SAN DIEGO — The weekend will be miserably hot in many parts of the county, and the San Diego Humane Society is urging residents to keep a close eye on their furry friends.
The group released a list of 10 tips for keeping your pets cool and safe:
- Always provide plenty of cool, clean water for your animal. When away from home, carry a thermos with fresh water.
- Leave your pets at home as much as possible. While you may think that they will be lonely, they will be much more comfortable in your cool home than riding in a hot car.
- If you must take your pet along for the ride, don’t leave your pet alone in a parked vehicle. Even with the windows open, a parked car can quickly become a furnace. If the temperature outside is 80 degrees, the temperature inside your car can quickly climb to 120 degrees.
- In extremely hot weather, don’t leave your dog standing on the street, and keep walks to a minimum. Your canine companion is much closer to the hot asphalt and his body can heat up quickly. His paws can also burn on hot asphalt or concrete. If you’re going to be on hot pavement, consider bringing along a towel or blanket for your dog to rest on, giving his pads a break from the sweltering heat of the pavement. Be sure to allow for plenty of breaks and find shady spots to cool off.
- Don’t force your animal to exercise in hot, humid weather. Exercise your pet in the cool of the early morning or evening. Never run your dog next to a bike during the heat. In addition to the hot air, the hot pavement increases the risk for heat stroke.
- Dogs can get sunburned too — don’t forget to protect hairless and light-coated dogs with sunscreen.
- Always provide plenty of shade for an animal staying outside the house. Bring your pet inside during the heat of the day and let them rest in a cool part of your house. If you take your dog to the beach or park, make sure you can provide a shaded spot for resting.
- A clean coat can help to prevent summer skin problems, so keep your pet well groomed.
- Take your companion animal to the veterinarian for a summer checkup. Have the doctor recommend a safe, effective flea and tick control program.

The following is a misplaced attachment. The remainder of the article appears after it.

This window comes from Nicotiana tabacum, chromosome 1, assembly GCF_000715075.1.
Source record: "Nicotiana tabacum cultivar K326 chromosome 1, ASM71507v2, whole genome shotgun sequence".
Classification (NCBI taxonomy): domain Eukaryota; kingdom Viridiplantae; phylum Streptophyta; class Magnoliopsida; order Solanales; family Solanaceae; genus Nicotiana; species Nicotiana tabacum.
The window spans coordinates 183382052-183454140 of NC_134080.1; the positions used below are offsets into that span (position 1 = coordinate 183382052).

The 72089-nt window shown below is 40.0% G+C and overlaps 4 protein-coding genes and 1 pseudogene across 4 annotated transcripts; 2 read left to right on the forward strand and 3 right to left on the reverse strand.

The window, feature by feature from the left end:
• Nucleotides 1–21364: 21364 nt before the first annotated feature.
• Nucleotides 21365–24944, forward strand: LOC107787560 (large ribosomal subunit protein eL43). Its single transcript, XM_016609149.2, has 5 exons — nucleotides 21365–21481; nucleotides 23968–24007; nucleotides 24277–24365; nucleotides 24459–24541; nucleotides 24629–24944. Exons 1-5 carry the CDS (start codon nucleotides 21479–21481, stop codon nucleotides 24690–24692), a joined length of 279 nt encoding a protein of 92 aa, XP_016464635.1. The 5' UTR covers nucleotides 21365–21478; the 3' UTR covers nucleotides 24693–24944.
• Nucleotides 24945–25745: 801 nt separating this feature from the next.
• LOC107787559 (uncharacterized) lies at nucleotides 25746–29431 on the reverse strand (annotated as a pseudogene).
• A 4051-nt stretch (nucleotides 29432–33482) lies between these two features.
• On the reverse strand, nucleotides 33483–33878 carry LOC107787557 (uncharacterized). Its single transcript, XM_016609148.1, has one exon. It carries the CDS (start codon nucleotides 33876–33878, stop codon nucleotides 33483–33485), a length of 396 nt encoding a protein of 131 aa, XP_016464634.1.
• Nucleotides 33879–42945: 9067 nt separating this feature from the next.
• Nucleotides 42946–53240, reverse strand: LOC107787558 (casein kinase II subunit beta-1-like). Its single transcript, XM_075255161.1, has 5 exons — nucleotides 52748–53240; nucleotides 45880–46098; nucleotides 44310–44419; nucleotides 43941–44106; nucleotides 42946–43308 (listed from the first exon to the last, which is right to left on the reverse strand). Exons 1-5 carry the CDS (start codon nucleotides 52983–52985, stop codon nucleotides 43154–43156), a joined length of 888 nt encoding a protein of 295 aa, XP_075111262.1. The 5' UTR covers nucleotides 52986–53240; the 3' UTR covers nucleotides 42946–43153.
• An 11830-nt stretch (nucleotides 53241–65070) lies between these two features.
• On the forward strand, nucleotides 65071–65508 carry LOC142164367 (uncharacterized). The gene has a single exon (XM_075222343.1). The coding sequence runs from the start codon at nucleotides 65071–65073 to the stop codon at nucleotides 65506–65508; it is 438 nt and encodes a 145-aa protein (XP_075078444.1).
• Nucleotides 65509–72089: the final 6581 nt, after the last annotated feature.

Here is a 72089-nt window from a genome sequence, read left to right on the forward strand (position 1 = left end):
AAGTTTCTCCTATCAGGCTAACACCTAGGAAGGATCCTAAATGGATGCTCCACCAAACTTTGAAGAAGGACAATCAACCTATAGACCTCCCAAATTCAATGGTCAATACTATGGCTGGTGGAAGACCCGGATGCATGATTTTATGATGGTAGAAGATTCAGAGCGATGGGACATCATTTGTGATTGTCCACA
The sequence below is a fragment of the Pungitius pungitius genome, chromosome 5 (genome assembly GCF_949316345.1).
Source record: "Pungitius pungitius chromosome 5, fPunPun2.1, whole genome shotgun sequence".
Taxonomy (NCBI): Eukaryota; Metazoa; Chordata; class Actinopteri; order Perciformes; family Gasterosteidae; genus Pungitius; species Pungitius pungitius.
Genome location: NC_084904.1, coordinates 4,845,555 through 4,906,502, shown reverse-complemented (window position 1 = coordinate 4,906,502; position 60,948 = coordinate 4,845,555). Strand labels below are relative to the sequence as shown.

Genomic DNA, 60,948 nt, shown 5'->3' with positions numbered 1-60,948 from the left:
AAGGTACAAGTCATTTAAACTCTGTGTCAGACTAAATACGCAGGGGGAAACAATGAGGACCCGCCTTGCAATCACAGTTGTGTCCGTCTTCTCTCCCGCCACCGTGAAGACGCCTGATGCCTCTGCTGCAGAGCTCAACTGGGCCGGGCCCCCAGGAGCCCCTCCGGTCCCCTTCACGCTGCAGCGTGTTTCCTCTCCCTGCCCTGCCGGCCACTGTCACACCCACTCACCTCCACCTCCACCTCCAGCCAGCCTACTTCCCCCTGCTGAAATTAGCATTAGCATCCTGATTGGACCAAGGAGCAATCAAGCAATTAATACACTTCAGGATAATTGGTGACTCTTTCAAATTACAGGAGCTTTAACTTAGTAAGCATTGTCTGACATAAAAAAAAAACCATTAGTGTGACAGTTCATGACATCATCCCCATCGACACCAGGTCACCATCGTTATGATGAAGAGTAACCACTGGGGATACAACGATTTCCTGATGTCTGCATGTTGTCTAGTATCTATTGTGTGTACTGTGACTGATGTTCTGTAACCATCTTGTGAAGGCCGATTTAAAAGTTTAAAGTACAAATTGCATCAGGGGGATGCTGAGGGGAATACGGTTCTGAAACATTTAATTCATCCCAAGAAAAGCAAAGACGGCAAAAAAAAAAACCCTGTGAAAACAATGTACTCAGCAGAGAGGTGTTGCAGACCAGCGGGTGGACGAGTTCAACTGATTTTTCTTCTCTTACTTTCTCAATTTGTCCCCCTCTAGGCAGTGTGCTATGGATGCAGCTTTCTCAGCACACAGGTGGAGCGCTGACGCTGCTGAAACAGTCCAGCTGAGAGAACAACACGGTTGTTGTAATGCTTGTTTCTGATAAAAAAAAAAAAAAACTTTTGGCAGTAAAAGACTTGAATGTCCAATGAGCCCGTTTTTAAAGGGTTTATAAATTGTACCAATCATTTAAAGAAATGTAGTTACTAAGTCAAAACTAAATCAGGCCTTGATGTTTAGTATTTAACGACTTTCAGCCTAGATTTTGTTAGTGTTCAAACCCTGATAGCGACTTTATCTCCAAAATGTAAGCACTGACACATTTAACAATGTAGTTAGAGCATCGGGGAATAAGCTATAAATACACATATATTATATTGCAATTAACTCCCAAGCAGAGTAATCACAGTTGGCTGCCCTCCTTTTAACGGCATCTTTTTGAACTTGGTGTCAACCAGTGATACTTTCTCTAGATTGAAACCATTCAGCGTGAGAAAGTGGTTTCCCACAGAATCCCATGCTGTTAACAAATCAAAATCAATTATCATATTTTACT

- Be alert for the signs of heat stress: heavy panting, glazed eyes, a rapid pulse, unsteadiness, a staggering gait, vomiting, or a deep red tongue. If you believe your pet is suffering from heat exhaustion, contact your veterinarian right away — it could save your pet’s life.
An excessive heat warning will be in effect in the western valleys, the mountains and the deserts from 10 a.m. Friday through 8 p.m. Monday. Another excessive heat warning for coastal areas will run from 10 a.m. Saturday through 8 p.m. Monday.
High temperatures Friday are forecast to reach 81 degrees near the coast, 91 inland, 95 in the western valleys, 104 near the foothills, 102 in the mountains and 117 in the deserts.
The NWS urged residents to drink plenty of fluids, stay out of the sun and check on relatives and neighbors. Also, children, seniors and pets should be never be left unattended in a vehicle, with car interiors able to “reach lethal temperatures in a matter of minutes,” according to the NWS.
The mercury in the deserts is expected to reach 119 on Sunday and 122 on Monday, forecasters said. Highs in the western valleys could soar to 116 on Saturday and 114 on Sunday, while high temperatures near the foothills will remain in the triple digits through Monday.
To help the public beat the heat, the county is offering nine cooling centers throughout the region, though only service animals are allowed. A full list of locations can be found here. All locations will be open from noon to 5 p.m. throughout Labor Day weekend.
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